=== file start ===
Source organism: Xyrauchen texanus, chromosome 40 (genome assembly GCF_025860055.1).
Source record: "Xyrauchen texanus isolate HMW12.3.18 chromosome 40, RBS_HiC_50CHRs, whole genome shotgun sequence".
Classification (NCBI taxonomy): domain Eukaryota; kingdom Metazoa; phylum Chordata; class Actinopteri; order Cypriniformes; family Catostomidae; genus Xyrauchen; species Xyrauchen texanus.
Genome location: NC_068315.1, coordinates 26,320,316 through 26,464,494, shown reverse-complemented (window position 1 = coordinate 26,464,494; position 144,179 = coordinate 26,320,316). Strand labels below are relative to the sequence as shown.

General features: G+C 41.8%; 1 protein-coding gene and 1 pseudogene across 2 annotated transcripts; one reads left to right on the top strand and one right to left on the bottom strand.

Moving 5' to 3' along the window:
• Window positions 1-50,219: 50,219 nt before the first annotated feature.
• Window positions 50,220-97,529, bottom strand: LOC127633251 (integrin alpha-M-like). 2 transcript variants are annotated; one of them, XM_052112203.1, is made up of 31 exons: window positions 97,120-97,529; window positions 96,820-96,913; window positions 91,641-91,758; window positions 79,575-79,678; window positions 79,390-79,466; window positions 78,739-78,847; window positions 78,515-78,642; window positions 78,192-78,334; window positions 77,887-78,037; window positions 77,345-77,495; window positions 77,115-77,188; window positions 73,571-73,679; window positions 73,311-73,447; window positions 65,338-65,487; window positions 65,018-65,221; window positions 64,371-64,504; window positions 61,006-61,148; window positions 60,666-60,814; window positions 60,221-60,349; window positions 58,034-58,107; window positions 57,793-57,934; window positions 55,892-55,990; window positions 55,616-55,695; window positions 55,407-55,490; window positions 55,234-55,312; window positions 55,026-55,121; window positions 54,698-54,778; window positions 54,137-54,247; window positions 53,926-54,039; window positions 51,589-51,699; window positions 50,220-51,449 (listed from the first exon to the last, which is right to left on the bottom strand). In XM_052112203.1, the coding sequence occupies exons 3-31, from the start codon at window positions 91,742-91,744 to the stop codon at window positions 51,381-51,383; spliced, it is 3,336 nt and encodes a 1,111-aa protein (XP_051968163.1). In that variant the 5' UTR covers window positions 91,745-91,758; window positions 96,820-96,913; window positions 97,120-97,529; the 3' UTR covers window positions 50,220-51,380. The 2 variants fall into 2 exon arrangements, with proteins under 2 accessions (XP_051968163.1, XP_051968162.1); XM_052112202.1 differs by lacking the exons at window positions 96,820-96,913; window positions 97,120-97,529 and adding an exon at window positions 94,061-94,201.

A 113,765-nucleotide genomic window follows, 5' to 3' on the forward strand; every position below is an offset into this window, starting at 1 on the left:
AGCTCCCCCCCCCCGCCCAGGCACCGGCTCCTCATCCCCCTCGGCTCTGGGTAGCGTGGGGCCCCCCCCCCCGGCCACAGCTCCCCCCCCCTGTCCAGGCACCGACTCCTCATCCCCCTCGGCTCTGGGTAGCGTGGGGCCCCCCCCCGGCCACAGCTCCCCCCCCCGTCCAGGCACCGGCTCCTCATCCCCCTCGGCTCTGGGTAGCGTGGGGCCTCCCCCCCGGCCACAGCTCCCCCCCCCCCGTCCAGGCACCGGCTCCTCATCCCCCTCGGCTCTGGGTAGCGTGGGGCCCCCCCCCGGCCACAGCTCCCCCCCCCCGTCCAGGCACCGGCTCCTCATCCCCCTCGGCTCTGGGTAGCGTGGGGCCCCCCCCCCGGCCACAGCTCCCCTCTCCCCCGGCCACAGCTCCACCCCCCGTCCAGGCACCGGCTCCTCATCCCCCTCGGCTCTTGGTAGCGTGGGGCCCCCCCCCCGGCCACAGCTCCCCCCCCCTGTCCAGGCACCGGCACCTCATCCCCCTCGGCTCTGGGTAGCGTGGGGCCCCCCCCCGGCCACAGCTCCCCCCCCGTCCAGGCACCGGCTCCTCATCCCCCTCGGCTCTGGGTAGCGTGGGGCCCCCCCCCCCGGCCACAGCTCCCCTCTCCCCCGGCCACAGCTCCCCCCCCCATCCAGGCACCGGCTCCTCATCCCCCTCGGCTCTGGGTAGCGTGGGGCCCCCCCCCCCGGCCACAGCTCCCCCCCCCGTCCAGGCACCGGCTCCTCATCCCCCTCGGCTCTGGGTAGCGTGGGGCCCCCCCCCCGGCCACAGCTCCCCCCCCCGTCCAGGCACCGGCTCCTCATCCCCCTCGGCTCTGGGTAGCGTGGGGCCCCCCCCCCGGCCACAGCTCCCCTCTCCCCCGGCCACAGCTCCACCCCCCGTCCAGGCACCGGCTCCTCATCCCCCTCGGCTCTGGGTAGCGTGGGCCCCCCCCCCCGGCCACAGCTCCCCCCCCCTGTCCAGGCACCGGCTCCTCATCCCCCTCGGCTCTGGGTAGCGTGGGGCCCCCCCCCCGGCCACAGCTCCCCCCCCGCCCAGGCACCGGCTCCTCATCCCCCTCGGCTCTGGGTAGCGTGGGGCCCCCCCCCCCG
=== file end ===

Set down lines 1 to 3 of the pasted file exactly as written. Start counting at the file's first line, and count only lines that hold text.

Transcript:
Source organism: Xyrauchen texanus, chromosome 40 (genome assembly GCF_025860055.1).
Source record: "Xyrauchen texanus isolate HMW12.3.18 chromosome 40, RBS_HiC_50CHRs, whole genome shotgun sequence".
Classification (NCBI taxonomy): domain Eukaryota; kingdom Metazoa; phylum Chordata; class Actinopteri; order Cypriniformes; family Catostomidae; genus Xyrauchen; species Xyrauchen texanus.